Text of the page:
Happy Friday! This week we commemorated a landmark event in femtastic history:
Yesterday marked the 42nd anniversary of the Supreme Court legislation Roe v. Wade. On January 22, 1973, Roe v. Wade ruled a state law banning abortion unconstitutional, making a woman’s choice to have an abortion a fundamental right. Read more about the decision and its impact on women’s reproductive rights.
In Roe v. Wade related news: House Republicans revealed internal divisions yesterday when they decided not to vote on a bill that would ban abortion after the 20th week of pregnancy. Republican congresswomen, Renee Ellmers (R-NC) and Jackie Walorski (R-IN), withdrew their support of the bill prompting other congress members to reconsider. Here’s the full story.
Instead, the House passed a bill that prohibits the use of federal funding for abortion. The White House says that President Obama plans on vetoing the bill.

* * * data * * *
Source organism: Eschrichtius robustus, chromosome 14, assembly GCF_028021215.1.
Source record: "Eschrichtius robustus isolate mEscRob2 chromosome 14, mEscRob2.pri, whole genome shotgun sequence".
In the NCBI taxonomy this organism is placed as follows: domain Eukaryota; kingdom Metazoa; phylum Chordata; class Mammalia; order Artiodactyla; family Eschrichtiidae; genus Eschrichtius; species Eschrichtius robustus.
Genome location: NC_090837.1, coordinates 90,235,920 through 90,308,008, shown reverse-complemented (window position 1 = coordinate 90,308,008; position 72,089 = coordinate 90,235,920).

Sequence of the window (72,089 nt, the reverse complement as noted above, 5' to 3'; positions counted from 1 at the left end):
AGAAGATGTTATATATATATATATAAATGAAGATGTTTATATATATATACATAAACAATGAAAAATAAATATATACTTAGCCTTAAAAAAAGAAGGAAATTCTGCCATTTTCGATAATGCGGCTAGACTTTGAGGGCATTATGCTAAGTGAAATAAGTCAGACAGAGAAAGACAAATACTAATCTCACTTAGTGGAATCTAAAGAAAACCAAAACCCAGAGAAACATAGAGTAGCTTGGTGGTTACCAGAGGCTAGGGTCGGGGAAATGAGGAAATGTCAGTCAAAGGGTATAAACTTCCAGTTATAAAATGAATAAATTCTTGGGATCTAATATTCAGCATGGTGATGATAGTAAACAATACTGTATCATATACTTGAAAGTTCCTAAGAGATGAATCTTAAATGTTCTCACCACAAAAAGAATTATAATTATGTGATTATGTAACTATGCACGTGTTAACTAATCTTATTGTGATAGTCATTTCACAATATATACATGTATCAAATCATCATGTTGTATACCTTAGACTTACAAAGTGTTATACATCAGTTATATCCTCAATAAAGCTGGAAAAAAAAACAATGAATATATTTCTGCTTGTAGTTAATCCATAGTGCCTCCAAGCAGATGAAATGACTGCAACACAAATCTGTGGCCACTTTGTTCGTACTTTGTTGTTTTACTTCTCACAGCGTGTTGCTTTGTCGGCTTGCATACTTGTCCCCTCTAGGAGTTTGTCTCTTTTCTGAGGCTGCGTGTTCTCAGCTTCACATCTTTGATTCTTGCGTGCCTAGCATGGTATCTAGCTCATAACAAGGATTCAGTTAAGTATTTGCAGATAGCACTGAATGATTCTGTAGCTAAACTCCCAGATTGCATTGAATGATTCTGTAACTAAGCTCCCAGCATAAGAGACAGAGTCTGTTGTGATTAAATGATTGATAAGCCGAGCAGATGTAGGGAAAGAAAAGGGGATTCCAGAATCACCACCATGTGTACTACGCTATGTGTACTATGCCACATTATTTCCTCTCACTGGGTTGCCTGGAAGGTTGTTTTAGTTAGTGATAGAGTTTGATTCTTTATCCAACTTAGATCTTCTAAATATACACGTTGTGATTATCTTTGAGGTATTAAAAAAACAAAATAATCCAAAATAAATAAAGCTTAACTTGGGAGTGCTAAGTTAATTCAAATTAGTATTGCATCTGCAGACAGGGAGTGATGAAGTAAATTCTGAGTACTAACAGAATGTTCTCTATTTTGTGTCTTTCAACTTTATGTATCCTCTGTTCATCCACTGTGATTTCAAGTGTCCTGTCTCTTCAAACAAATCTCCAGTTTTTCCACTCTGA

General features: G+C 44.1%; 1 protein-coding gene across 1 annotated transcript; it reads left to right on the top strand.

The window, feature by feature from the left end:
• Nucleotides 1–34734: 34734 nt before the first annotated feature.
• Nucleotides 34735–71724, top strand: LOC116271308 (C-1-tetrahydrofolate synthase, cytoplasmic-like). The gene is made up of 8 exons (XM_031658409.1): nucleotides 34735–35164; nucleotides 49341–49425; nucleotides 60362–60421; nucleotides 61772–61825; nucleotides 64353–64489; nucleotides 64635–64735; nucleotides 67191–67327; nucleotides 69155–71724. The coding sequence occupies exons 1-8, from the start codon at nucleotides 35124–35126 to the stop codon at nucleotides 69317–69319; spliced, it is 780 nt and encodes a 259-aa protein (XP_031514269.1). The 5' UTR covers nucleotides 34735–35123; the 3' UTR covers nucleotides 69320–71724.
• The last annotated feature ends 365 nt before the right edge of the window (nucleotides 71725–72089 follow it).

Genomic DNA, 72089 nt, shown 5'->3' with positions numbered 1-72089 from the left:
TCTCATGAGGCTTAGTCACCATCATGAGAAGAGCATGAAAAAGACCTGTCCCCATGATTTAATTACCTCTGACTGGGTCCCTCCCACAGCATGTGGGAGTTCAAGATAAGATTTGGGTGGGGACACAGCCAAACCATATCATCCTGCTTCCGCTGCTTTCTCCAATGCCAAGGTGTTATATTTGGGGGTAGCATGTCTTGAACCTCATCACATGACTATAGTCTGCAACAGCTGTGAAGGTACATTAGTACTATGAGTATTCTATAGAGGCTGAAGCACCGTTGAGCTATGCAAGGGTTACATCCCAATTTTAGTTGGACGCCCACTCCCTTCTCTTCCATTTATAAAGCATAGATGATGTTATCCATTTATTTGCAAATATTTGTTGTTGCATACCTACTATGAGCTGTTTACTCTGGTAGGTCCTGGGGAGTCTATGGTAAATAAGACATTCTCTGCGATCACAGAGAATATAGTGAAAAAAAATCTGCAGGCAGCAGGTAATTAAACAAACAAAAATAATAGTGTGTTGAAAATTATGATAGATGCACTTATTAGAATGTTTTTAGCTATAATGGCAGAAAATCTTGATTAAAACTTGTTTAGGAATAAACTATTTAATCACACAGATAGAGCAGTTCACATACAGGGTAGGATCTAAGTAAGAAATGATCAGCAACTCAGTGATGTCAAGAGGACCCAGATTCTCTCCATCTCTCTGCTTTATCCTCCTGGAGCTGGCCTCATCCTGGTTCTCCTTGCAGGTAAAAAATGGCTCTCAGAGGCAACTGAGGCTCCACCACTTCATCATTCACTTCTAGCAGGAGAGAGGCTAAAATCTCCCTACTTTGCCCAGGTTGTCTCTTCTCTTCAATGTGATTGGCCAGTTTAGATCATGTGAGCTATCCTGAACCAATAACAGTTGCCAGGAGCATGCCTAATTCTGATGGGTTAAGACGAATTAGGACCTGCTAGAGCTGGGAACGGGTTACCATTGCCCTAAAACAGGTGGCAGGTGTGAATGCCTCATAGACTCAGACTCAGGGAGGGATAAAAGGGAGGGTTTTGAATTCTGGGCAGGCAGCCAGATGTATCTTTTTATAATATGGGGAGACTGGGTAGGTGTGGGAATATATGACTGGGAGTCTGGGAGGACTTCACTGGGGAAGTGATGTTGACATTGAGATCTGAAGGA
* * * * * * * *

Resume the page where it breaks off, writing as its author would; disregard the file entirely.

We hope you enjoyed the short week in honor of Dr. Martin Luther King, Jr., the Civil Rights Movement, and ongoing struggles for racial justice. There were many people who worked tirelessly alongside Dr. King who aren’t often recognized. Read about some of the amazing women of the Civil Rights Movement including
- Dorothy Height– Obama called her the “Godmother of the Civil Rights Movement” for all of her organizing and activism.
- Ella Baker– Baker was a dedicated grassroots organizer who helped found and advise the Student Nonviolent Coordinating Committee.
- Daisy Bates– Bates was a mentor, supporter, and advocate for the nine students who integrated Central High School in Little Rock, Arkansas.
[Image: Photographs of Daisy Bates, Dorothy Height, and Ella Baker with quote from Dorothy Height saying “We have to improve life, not just for those who have the most skills and those who know how to manipulate the system. But also for and with those who often have so much to give but never get the opportunity.”]
Have a wonderful weekend!